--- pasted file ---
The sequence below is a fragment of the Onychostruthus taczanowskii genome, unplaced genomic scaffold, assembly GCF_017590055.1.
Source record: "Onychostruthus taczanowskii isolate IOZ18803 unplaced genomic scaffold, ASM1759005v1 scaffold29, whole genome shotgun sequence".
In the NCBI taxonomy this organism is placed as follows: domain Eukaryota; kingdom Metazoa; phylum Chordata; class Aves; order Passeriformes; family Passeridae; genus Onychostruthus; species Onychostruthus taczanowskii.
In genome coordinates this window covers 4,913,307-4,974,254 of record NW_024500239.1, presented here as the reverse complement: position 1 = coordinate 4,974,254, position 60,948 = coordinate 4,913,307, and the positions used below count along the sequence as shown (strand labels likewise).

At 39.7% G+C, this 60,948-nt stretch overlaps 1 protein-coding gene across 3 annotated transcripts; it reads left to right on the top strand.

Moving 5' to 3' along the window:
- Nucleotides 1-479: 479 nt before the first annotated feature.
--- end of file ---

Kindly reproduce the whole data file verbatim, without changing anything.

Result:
The sequence below is a fragment of the Onychostruthus taczanowskii genome, unplaced genomic scaffold, assembly GCF_017590055.1.
Source record: "Onychostruthus taczanowskii isolate IOZ18803 unplaced genomic scaffold, ASM1759005v1 scaffold29, whole genome shotgun sequence".
In the NCBI taxonomy this organism is placed as follows: domain Eukaryota; kingdom Metazoa; phylum Chordata; class Aves; order Passeriformes; family Passeridae; genus Onychostruthus; species Onychostruthus taczanowskii.
In genome coordinates this window covers 4,913,307-4,974,254 of record NW_024500239.1, presented here as the reverse complement: position 1 = coordinate 4,974,254, position 60,948 = coordinate 4,913,307, and the positions used below count along the sequence as shown (strand labels likewise).

At 39.7% G+C, this 60,948-nt stretch overlaps 1 protein-coding gene across 3 annotated transcripts; it reads left to right on the top strand.

Moving 5' to 3' along the window:
- Nucleotides 1-479: 479 nt before the first annotated feature.